He would have been happy to call any of those motels and parks home. He was eager to get out of the car each day and reluctant to get back in the next. But each place we went, he moved around easily by my side and most people had no idea that he was blind.
We finally reached my son’s house and had a permanent home for a few months. Buddy looked forward to walks each day and avoided my car. He did not want to move on!
I took him to a vet who removed the bad eye and sewed it up. He looked much more handsome without that horrible dead eyeball half hanging out. The vet removed some rotten teeth as well. I asked how old he thought Buddy was, hoping he would say about ten years old. But he said that Buddy was at least 15. All I could hope for was that his constitution would give him many more years of life.
He was such a gentleman, that old dog. Wherever I took him, he was kind to kids, women and other small animals. The only times he arced up and growled were when he felt cornered by males, dogs or humans. I got the impression that they may have used him in illegal dog fights, throwing him into a ring and taking bets on the outcome. Perhaps that is how he lost his eye. Whatever the case was, he was not vicious and only growled or fought if he thought he was cornered, especially by a big male dog. Otherwise he was a perfect gentleman.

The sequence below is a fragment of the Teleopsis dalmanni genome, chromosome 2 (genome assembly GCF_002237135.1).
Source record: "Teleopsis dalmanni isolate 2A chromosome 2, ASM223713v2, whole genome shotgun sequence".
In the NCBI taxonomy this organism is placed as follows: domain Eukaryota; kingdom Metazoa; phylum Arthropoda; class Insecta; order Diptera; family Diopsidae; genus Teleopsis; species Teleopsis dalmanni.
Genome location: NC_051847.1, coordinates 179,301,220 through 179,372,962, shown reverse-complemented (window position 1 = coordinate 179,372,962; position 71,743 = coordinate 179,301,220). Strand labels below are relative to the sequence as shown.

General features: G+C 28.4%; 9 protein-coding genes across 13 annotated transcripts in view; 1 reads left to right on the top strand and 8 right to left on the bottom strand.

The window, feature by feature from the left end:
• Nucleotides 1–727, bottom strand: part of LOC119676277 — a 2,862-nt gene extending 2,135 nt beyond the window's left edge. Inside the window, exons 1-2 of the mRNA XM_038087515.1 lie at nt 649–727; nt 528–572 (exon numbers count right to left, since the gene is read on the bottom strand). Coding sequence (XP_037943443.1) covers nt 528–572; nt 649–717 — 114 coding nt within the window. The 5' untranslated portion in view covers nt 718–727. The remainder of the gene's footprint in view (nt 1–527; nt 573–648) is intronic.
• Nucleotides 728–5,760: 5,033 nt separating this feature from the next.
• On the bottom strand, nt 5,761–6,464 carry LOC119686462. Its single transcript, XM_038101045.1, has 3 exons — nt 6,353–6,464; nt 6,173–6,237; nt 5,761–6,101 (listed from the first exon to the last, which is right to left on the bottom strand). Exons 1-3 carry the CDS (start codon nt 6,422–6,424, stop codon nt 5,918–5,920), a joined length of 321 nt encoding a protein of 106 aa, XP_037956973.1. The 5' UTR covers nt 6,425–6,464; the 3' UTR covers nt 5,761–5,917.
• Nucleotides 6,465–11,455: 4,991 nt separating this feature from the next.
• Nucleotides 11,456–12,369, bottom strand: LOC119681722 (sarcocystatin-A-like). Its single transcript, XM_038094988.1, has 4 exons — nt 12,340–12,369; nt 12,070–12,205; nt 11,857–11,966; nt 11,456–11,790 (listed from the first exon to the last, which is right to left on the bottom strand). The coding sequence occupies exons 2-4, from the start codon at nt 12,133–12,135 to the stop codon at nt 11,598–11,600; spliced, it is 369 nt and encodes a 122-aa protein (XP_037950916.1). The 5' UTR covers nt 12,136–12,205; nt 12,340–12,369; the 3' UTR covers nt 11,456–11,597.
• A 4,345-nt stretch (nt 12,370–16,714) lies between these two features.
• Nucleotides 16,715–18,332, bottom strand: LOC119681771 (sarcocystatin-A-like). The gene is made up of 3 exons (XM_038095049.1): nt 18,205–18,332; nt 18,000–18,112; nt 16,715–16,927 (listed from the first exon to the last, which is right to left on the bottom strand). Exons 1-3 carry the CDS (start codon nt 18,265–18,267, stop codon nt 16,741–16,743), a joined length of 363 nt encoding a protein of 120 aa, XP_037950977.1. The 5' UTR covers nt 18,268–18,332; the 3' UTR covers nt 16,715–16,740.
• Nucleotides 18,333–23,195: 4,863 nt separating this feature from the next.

He was my constant companion for two years. I loved him as much as he loved me. He danced with joy whenever I took him for a walk and he was always there for me. But one day I came out and his body was there but he was gone. It looked like he had heard the call, got up and walked right out of his body, which just fell down in a moving position.
I buried him in the back yard and shed a lot more tears than I thought I would. I had known when I got him that our time together would be short. He taught me so many lessons about acceptance of whatever life throws at you and he showed me how to be brave in the most trying of circumstances. He was just about the best dog I ever had and I have had some awesome dogs. He stayed with me through months of travel and he didn’t leave me until I was Home. He will be in my heart forever and when I cross to the other side, I hope to meet him there.